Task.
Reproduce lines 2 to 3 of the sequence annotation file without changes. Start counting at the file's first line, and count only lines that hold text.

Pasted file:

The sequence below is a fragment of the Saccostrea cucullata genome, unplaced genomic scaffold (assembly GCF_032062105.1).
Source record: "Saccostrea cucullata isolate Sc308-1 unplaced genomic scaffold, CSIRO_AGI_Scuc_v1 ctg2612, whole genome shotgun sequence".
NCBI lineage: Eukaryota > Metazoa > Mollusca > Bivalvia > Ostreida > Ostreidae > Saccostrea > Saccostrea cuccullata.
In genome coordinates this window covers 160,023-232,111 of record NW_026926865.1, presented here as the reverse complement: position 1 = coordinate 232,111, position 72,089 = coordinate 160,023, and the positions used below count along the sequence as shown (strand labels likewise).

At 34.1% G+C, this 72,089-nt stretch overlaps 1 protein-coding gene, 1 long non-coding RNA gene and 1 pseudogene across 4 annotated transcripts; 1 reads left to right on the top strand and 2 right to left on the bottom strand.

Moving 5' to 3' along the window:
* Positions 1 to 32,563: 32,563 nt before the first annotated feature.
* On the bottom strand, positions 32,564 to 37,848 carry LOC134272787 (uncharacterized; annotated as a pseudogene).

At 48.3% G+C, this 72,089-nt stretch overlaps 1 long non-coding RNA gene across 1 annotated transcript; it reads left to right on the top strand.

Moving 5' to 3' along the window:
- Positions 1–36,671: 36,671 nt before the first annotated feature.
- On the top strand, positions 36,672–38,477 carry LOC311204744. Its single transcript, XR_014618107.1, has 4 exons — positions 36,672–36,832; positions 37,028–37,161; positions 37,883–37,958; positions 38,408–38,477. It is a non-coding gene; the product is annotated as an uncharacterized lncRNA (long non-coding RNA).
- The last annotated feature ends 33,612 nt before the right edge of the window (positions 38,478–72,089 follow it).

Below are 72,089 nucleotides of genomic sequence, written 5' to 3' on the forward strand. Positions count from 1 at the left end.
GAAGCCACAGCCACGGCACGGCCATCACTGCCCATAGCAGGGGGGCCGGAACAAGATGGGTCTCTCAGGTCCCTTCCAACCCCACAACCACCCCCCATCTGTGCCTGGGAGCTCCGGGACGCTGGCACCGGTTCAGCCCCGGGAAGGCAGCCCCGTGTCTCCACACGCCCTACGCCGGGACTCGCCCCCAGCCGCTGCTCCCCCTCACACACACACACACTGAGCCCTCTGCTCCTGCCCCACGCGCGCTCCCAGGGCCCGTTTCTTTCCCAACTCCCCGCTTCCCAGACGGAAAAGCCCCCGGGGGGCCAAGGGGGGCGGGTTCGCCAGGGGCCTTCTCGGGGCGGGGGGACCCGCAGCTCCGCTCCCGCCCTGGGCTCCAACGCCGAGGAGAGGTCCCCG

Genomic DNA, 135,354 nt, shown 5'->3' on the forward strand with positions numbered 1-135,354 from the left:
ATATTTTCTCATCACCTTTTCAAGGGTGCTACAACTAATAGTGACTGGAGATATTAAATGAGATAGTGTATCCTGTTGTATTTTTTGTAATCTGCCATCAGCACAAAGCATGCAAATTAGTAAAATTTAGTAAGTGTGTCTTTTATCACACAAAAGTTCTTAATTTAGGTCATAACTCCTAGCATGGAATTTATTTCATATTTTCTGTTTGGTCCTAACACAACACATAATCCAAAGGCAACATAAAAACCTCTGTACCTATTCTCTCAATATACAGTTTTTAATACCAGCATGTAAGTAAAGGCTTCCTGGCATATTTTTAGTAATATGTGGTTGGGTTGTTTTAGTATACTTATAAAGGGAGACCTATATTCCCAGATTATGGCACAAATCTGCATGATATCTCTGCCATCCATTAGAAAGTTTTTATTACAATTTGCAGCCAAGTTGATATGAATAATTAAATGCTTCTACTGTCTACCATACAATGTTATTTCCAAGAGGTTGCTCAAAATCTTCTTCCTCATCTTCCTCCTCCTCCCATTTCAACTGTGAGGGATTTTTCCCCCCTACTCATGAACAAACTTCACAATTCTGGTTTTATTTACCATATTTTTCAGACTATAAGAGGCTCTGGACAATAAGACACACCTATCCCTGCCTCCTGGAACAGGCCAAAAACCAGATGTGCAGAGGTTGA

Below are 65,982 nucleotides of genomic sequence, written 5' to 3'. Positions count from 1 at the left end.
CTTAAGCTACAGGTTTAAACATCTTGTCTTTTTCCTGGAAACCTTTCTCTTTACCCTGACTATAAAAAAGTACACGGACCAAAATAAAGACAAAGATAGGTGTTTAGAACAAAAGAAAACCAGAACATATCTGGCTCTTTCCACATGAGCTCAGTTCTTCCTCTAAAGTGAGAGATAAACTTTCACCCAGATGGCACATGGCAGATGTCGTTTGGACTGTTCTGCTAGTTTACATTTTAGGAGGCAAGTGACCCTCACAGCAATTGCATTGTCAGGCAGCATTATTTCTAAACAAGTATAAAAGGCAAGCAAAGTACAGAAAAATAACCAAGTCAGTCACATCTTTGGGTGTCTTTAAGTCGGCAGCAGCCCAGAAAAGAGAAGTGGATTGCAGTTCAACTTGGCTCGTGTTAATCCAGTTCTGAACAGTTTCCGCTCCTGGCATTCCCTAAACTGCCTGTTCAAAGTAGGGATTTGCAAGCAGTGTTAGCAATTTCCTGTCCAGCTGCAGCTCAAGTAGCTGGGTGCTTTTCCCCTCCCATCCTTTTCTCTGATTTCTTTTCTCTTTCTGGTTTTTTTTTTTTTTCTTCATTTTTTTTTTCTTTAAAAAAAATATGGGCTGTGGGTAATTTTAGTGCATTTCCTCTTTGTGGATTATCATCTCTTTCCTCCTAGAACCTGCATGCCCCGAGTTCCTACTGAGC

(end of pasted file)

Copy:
Source record: "Saccostrea cucullata isolate Sc308-1 unplaced genomic scaffold, CSIRO_AGI_Scuc_v1 ctg2612, whole genome shotgun sequence".
NCBI lineage: Eukaryota > Metazoa > Mollusca > Bivalvia > Ostreida > Ostreidae > Saccostrea > Saccostrea cuccullata.